• Neu, AT, Allen EE, Roy K. 2019. Diversity and composition of intertidal gastropod microbiomes across a major marine biogeographic boundary. Environ Microbiol Rep 11:434-447. DOI: 0.1111/1758-2229.12743
  • Kolody, B, McCrow J, Zeigler Allen L, Aylward F, Fontanez K, Moustafa A, Moniruzzaman M, Chavez F, Scholin C, Allen EE, Worden A, DeLong EF, Allen AE. 2019. Diel transcriptional response of a California Current plankton microbiome to light, low iron, and enduring viral infection. ISME Journal (in press)
  • Allemann, MN, Allen EE. 2018. Characterization and application of marine microbial omega-3 polyunsaturated fatty acid synthesis. Methods in Enzymology 605:3-32. DOI: 10.1016/bs.mie.2018.02.018
  • Minich, JJ, Humphrey G, Benitez RAS, Sanders J, Swafford A, Allen EE, Knight R. 2018. High-throughput miniaturized 16S rRNA amplicon library preparation reduces costs while preserving microbiome integrity. mSystems 3:e00166-18. DOI: 10.1128/mSystems.00166-18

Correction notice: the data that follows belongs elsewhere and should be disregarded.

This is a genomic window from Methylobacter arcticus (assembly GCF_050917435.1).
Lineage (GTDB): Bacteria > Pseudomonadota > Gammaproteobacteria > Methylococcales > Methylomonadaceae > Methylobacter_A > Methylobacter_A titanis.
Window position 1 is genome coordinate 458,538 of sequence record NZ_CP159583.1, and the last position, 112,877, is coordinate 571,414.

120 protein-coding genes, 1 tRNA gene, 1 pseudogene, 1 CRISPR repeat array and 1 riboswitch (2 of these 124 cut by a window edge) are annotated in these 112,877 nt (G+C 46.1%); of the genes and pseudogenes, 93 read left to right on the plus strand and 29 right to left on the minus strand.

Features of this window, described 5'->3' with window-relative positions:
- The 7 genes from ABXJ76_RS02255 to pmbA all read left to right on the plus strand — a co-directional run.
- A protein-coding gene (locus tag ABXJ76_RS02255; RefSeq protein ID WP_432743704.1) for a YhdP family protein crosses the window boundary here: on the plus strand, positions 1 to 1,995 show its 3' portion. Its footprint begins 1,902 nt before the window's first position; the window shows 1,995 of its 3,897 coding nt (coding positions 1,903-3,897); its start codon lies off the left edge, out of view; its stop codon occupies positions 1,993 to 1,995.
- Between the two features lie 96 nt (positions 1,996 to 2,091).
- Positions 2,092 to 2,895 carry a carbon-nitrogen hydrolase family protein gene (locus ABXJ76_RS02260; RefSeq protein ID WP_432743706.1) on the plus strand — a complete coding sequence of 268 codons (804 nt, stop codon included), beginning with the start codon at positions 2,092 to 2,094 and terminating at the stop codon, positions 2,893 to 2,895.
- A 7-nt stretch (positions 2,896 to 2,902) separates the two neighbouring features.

• Agarwal, V, Blanton JM, Podell S, Taton A, Schorn MA, Busch J, Lin Z, Schmidt EW, Jensen PR, Biggs JS, Golden JW, Allen EE, Moore BS. 2017. Metagenomic discovery of polybrominated diphenyl ether biosynthesis by marine sponges. Nature Chemical Biology 13:537-543. DOI: 10.1038/nchembio.2330
  • Agarwal, V, Gamal AEA, Yamanaka K, Poth D, Kersten RD, Schorn M, Allen EE, Moore BS. 2014. Biosynthesis of polybrominated aromatic organic compounds by marine bacteria. Nature Chemical Biology 10:640-647. DOI: 10.1038/nchembio.1564
  • Podell, S, Emerson JB, Jones CM, Ugalde JA, Welch S, Heidelberg KB, Banfield JF, Allen EE. 2014. Seasonal fluctuations in ionic concentrations drive microbial succession in a hypersaline lake community. ISME Journal 8:979-990. DOI: 10.1038/ismej.2013.221

Biography

Eric Allen received his B.S. from the University of Oregon and his Ph.D. from the Scripps Institution of Oceanography at UC San Diego. He performed postdoctoral research at the University of California, Berkeley as an NSF Postdoctoral Fellow in Microbial Biology and joined the faculty of Biological Sciences and the Scripps Institution of Oceangraphy at UCSD in 2006.